Polynomical Functions and Derivative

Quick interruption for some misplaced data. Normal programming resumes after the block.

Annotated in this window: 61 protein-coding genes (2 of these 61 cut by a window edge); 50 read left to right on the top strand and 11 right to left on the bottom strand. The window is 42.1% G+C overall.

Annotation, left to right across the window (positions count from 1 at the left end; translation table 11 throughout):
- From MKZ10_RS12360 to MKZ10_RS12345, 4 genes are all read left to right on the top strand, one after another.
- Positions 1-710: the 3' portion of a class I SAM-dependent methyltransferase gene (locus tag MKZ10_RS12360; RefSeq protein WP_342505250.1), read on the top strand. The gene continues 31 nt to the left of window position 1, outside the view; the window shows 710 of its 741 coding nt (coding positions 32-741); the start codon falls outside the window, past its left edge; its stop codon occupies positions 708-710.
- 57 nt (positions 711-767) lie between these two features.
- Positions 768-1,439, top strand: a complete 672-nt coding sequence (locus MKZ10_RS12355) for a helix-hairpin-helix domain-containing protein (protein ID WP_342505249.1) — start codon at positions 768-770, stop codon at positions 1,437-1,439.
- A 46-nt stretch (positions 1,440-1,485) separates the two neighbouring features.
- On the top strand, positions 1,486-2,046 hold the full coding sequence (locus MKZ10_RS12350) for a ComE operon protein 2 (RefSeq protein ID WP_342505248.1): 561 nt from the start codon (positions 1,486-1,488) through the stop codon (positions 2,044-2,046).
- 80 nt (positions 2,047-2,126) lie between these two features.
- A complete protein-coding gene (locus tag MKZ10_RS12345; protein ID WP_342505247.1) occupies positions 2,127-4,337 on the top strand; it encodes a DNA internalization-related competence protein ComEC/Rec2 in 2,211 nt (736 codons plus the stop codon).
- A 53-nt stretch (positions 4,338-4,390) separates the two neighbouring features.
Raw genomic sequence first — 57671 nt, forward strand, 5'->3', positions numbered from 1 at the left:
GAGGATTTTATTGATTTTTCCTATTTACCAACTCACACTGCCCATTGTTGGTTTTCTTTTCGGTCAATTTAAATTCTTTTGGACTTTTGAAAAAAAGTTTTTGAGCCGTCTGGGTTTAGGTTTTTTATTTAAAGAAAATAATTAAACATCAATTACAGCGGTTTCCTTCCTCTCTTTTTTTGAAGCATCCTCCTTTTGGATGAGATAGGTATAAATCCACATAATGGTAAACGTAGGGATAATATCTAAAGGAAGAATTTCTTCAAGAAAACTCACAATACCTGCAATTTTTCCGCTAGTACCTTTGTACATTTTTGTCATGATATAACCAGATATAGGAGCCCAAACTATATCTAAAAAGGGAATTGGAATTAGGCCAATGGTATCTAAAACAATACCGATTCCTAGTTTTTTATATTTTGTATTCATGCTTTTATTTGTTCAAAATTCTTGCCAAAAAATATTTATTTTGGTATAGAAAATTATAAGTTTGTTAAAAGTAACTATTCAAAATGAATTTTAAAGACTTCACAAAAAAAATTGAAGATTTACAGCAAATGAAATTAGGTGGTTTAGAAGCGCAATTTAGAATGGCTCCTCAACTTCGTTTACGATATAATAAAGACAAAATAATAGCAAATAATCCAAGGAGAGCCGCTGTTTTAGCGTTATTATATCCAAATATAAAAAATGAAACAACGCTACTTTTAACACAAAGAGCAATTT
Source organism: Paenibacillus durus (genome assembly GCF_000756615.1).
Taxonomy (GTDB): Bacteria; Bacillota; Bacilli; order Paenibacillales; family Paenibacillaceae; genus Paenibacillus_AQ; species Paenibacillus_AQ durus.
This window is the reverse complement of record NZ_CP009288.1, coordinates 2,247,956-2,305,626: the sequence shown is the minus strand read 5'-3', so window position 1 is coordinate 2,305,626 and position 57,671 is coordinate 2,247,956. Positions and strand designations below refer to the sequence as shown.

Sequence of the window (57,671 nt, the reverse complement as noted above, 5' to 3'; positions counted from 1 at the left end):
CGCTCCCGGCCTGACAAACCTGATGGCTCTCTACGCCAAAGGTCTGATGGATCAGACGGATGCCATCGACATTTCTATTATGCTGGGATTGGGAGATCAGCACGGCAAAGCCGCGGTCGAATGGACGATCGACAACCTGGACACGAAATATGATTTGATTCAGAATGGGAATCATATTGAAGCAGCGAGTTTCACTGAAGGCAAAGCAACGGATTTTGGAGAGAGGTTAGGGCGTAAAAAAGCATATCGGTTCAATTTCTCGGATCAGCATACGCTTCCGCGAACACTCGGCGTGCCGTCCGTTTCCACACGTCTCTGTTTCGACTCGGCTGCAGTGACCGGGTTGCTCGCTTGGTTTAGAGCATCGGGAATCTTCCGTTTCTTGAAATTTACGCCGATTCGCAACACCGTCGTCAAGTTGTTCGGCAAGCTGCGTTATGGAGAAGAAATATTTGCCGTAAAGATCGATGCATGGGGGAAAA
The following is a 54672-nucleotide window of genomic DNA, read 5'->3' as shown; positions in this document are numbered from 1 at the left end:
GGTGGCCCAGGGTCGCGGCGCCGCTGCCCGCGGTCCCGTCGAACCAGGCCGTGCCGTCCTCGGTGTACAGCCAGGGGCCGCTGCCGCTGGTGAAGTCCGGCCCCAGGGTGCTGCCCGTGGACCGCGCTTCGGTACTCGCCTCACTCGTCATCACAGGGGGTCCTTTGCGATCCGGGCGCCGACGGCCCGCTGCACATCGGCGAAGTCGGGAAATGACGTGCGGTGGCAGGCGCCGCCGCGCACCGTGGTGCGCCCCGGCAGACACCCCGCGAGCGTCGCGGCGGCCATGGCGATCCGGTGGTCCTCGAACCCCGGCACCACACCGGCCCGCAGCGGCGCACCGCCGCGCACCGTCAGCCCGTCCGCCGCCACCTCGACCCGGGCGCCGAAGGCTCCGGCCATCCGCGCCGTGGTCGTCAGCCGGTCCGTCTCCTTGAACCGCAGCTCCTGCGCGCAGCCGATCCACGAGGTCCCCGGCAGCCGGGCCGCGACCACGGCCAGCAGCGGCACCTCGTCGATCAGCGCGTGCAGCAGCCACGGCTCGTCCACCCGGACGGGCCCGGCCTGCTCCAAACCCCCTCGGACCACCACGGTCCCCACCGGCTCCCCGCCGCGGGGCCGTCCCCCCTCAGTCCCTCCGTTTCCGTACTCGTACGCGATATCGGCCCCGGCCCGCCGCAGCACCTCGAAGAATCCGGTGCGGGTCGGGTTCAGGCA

After viewing lineal, quadratic and cubic functions, we can play here with polynomials of higher degrees. One interesting method of generating polynomial functions is using the so called Lagrange interpolating polynomials.